On February 10, lawyers from Howie, Sacks and Henry (HSH) and Waddell Phillips held their first town hall meeting at the Royal Canadian Legion 139 in Mississauga to discuss the Mefloquine lawsuit. The first of many to be held across Canada, the town halls are designed for veterans and their families who experienced harmful side effects associated with the use of Mefloquine. The objective is to provide a comprehensive overview of the lawsuit – who can join, the process, what to expect – and to answer any questions or concerns.
During the 1990s military personnel were ordered to take the anti-malaria drug Mefloquine, despite potential common side effects. As Health Canada highlighted in its 2016 report, serious impacts include anxiety, paranoia, depression and thoughts of suicide. Notwithstanding evidence of those downsides, prescriptions continued. As a result, thousands of military members have been suffering from a range of debilitating symptoms.
Determined to hold the Canadian Government to account for their negligent behaviour, HSH and Waddell Phillips are working together to help veterans secure the compensation they deserve for the unnecessary pain they’ve suffered – and continue to suffer – due to the harmful drug.
Introducing the town hall and the legal team was John Dowe, founder of International Mefloquine Veterans’ Alliance – a network of veterans, families and friends affected by the anti-malaria drug advocating for its ban. The veteran served in the Canadian Forces from 1990 to 2000 and was prescribed Mefloquine while deployed in Somalia. He’s been suffering from its side effects, such as anxiety and insomnia, ever since.
“We share a passion for change,” Dowe said to the packed room, “a change to our policy and to get acknowledgement from our government.” That objective is made possible, he added, “by you coming out and our community growing.” Dowe went on to explain that he started the Mefloquine Veterans’ Alliance to get these voices heard. Thanks to the work of law firms and others dedicated to the cause, he continued, those voices are definitely getting out there.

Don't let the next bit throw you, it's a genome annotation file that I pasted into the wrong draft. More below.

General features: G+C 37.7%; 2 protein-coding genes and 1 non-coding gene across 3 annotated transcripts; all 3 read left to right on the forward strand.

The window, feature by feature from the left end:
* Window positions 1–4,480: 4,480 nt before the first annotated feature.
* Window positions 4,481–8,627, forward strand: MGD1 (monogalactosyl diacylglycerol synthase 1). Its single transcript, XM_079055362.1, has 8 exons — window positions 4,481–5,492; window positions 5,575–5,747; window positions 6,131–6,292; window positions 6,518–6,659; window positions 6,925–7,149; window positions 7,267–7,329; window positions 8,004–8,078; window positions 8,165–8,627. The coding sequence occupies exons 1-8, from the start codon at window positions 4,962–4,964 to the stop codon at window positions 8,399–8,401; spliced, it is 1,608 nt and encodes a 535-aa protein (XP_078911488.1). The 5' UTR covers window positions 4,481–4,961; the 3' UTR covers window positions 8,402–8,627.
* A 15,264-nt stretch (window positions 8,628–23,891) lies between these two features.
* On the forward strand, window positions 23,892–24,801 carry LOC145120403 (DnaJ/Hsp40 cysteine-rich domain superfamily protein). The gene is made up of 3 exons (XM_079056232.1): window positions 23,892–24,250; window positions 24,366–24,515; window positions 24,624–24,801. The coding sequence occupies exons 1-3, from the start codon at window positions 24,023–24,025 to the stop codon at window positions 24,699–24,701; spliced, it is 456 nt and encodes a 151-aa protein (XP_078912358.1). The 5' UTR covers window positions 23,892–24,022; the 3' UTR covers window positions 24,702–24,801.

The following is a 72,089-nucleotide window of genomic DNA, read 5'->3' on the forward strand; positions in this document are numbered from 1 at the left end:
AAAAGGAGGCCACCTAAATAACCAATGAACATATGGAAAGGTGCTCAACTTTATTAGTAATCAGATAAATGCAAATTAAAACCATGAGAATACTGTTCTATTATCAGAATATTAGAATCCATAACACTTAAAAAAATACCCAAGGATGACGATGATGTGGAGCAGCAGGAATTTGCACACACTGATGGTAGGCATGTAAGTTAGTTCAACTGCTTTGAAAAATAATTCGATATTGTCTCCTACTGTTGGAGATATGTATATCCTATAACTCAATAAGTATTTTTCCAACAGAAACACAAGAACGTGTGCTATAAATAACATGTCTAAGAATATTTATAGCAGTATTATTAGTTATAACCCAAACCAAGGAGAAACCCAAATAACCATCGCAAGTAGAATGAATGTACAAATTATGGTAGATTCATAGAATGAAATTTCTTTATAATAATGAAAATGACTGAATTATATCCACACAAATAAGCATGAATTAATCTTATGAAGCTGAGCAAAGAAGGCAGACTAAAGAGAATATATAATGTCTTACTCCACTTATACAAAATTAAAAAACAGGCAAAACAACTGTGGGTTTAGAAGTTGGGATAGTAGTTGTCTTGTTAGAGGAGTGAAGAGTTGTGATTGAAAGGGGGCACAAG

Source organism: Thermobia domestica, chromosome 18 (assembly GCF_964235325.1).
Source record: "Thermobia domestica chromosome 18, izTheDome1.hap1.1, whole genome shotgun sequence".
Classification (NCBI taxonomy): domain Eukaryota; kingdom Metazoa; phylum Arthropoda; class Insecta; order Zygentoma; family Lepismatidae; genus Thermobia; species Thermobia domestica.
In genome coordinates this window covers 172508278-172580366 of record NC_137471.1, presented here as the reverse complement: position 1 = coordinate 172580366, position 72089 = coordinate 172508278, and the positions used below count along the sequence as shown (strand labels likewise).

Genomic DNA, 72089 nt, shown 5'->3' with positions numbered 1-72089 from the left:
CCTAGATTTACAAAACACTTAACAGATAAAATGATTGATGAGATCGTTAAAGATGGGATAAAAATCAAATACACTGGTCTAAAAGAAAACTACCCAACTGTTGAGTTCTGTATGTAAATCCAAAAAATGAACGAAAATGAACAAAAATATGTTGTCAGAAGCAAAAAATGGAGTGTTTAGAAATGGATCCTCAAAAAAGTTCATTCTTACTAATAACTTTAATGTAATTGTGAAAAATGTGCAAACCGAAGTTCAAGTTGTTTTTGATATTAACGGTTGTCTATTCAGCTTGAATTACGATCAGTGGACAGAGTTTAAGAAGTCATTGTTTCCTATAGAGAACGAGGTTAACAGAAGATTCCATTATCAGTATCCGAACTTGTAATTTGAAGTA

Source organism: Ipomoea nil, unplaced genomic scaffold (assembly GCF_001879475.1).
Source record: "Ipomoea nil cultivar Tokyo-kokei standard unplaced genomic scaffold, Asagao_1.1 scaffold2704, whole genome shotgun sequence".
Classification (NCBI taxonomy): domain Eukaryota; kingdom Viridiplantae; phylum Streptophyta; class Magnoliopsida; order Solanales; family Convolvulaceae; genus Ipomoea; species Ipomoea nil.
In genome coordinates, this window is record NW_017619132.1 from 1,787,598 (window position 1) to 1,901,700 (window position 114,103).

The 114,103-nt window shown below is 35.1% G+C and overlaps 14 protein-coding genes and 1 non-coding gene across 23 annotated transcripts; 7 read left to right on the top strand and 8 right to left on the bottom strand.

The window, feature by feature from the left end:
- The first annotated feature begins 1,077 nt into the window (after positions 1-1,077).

HSH’s Paul Miller then shared why the case is so significant. “Over the last while I have spoken to so many vets and it has had a huge impact,” he stated. “They put their lives on the line for us.” Yet, he continued, they were told to take a drug without knowing its side effects, putting their lives in chaos. To make matters worse, the government refuses to acknowledge its responsibility in the matter. “The same people who asked you to put your life on the line has turned their back on you; it’s mind-blowing.”
Paul and Cory Wanless— co-counsel at Waddell Phillips— proceeded to discuss the specifics of the case and clarify common questions. For one thing, the case is being pursued as a mass tort, not a class action. A mass tort allows for multiple individual lawsuits to take place simultaneously and gives everyone a chance to have their say, explains Miller of the benefits this approach allows.
For another, thanks to experts like former U.S. Army Major Dr. Remington Nevin – who now heads the Quinism Foundation, an organization that researches the effects of Mefloquine and related drugs – the lawyers are gathering strong evidence to make their case.
The legal team then outlined the process that they follow when contacted – the questions that they ask, the contingency agreement, documents requested and how the litigation will run.
With 500 people have already contacted HSH in seven short weeks (thanks in large part to social media), the response has been nothing short of phenomenal, says Miller. However, with many not on social media, he encouraged everyone at the meeting to reach out to their friends and anyone else they knew who may benefit from the case.
Future Town Hall Meetings
- February 23 at the Kingsway Legion, in Edmonton, AB
- March 9, in Gagetown, NB
- Stay tuned for additional updates.
If you took Mefloquine and think you may have suffered side effects, please contact Paul Miller at firstname.lastname@example.org or call 416-646-3901.